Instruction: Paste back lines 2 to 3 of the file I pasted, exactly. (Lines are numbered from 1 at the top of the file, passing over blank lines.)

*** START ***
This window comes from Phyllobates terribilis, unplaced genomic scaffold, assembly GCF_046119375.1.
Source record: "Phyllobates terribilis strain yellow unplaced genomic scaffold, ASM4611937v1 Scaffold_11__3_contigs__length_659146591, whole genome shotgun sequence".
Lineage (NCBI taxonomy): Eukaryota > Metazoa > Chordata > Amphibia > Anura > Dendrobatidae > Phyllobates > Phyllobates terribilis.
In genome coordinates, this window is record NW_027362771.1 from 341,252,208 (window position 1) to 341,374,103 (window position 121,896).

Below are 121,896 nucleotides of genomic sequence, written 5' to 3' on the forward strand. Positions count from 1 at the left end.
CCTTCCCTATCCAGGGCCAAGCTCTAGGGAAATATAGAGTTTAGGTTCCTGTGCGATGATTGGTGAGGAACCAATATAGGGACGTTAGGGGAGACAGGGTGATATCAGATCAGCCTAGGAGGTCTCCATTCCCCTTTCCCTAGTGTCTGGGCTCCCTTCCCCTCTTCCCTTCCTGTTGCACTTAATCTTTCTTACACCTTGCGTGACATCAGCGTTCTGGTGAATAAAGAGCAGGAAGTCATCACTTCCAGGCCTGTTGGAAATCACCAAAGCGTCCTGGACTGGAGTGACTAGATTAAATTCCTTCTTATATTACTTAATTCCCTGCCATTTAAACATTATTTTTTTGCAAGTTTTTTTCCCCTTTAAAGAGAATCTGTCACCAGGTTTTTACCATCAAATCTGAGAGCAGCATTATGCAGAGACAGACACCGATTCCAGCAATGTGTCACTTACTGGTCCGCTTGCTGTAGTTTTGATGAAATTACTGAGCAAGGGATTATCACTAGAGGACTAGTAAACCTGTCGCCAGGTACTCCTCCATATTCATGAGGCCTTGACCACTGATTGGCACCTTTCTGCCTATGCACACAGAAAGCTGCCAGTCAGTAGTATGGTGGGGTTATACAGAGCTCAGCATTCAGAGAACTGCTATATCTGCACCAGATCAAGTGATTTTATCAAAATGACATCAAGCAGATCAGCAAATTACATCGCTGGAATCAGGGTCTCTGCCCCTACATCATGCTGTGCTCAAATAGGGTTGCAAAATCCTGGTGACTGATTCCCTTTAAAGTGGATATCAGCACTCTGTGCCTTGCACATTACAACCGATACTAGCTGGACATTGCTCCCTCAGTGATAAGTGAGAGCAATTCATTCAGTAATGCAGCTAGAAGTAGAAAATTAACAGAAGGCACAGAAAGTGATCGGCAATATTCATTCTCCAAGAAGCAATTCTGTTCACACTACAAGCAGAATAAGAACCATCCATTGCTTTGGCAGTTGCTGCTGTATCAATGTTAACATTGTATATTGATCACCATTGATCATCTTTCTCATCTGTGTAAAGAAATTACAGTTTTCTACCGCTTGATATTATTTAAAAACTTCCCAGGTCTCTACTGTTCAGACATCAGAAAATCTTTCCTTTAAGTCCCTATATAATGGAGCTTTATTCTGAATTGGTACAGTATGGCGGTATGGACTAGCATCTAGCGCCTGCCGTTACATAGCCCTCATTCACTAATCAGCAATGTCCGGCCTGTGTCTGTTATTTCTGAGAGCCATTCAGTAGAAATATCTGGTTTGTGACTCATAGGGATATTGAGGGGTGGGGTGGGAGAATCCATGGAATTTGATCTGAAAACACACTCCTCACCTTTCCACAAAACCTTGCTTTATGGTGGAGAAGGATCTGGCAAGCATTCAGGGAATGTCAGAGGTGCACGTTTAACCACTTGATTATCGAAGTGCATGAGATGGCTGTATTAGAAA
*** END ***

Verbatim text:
Source record: "Phyllobates terribilis strain yellow unplaced genomic scaffold, ASM4611937v1 Scaffold_11__3_contigs__length_659146591, whole genome shotgun sequence".
Lineage (NCBI taxonomy): Eukaryota > Metazoa > Chordata > Amphibia > Anura > Dendrobatidae > Phyllobates > Phyllobates terribilis.